2) Have a multi-tier architecture using Web Services, where connection pooling is kind of implicit, since each WS server program connects once to provide multiple WS clients

Seb
Sebastien F.
Four Js
Posts: 490


« Reply #2 on: July 20, 2020, 01:03:27 pm »

You could also consider to use modularity as much as possible with IMPORT FGL:
Implement small tasks (like parameter tables input) in a single .4gl module that can be reused by other programs, so that a main program implementing a common task (like order input), can call a function of that secondary module.
The .42m module will not be loaded until a function of that module is called. So as long as it's not used, the secondary module will not consume resources.
You could in fact write "huge" programs doing IMPORT FGL with many secondary modules.
Seb
Benjamin G.
Posts: 89


« Reply #3 on: July 21, 2020, 08:32:05 am »

Hello Sebastien,

A management application is generally structured around a menu from which programs are executed with an interactive dialogue between the user and the database. There are 2 possibilities, either you make a "CALL ..." type call or a "RUN ...".

In the first case we have a "monolithic" application with one main and a lot of functions, this design allows to have a single DB connection and to be able to share variables between programs but does not allow having several "dialogs" open in parallel which for the user is frustrating because he has to close one "dialog" to open another.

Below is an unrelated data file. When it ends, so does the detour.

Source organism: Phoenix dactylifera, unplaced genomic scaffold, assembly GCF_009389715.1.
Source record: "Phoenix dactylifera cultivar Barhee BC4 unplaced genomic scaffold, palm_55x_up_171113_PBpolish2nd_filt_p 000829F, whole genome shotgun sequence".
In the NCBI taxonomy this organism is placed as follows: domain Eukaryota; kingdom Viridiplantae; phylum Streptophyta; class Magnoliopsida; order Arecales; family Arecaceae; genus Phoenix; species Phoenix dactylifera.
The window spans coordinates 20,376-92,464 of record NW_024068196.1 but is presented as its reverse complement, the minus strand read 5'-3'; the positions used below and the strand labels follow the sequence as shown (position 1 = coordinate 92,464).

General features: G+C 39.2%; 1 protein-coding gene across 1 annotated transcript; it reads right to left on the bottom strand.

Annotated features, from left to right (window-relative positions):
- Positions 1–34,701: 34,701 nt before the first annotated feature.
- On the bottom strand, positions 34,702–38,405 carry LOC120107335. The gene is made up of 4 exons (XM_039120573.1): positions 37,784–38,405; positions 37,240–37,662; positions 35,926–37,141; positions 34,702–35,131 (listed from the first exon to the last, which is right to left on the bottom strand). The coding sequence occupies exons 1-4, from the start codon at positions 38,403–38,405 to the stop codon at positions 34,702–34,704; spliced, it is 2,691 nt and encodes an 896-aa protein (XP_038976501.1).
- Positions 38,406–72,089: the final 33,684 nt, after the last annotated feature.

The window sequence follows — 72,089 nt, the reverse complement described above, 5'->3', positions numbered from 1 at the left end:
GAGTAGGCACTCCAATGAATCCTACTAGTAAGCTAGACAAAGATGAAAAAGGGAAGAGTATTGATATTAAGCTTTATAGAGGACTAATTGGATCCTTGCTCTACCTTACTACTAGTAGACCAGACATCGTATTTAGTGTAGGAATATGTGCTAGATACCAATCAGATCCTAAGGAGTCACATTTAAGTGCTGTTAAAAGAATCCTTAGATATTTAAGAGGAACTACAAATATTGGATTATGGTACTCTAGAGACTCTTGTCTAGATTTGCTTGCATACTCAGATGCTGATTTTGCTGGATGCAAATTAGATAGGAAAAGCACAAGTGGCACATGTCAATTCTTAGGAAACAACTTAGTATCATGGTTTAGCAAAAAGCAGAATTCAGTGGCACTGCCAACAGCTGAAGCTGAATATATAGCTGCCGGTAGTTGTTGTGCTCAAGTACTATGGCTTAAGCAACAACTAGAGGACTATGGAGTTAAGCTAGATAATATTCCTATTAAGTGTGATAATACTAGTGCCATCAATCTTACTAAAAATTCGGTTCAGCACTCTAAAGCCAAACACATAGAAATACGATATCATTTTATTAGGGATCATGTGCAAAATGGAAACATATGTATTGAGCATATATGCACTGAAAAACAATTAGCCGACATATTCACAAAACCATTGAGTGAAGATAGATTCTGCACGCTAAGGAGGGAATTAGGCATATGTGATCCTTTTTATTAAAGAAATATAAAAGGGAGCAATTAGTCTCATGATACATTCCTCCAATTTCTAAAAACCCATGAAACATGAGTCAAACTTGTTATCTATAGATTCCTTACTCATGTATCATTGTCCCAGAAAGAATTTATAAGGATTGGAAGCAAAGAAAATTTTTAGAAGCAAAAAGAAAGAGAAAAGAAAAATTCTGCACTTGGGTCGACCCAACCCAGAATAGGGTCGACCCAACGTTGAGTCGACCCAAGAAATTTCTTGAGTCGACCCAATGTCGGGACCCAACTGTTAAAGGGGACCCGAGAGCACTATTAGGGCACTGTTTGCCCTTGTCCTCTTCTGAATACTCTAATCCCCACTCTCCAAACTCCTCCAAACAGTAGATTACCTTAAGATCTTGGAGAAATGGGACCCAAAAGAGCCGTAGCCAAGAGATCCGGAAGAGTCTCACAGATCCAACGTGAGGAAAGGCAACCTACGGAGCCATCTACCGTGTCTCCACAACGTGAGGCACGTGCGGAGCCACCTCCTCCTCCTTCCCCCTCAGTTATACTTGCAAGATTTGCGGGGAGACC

We did some tests with the "parallel dialogs" but without success.

In the second case, an application split into a multitude of "main" we gain user flexibility, it can have several dialogs in parallel, but
to the detriment of a high number of DB connections and no "direct" data sharing between the different "main". Another idea might be to be able to launch a main module not as an independent process but as a "fork" of the "main menu" this would allow to have a single connection to the DB (at least with Informix, feature is supported) and to be able to share data.

We could therefore imagine having a sort of "RUN AS CHILD" OR "FORK" in complement to "CALL" and "RUN WITHOUT WAITING" ...

Just an idea

Regards
Sebastien F.
Four Js
Posts: 490


« Reply #4 on: July 21, 2020, 03:23:17 pm »

Hello,

To woek efficiently, I can understand that a single user can keep 2-4 applications in parallel (implying 2-4 SQL connections)...

However, I like also the fact that in a single application, a new window/form and dialog controlling that window/form will make previous windows unusable, to have a stack of windows/forms and force the user to go backwards in that tree.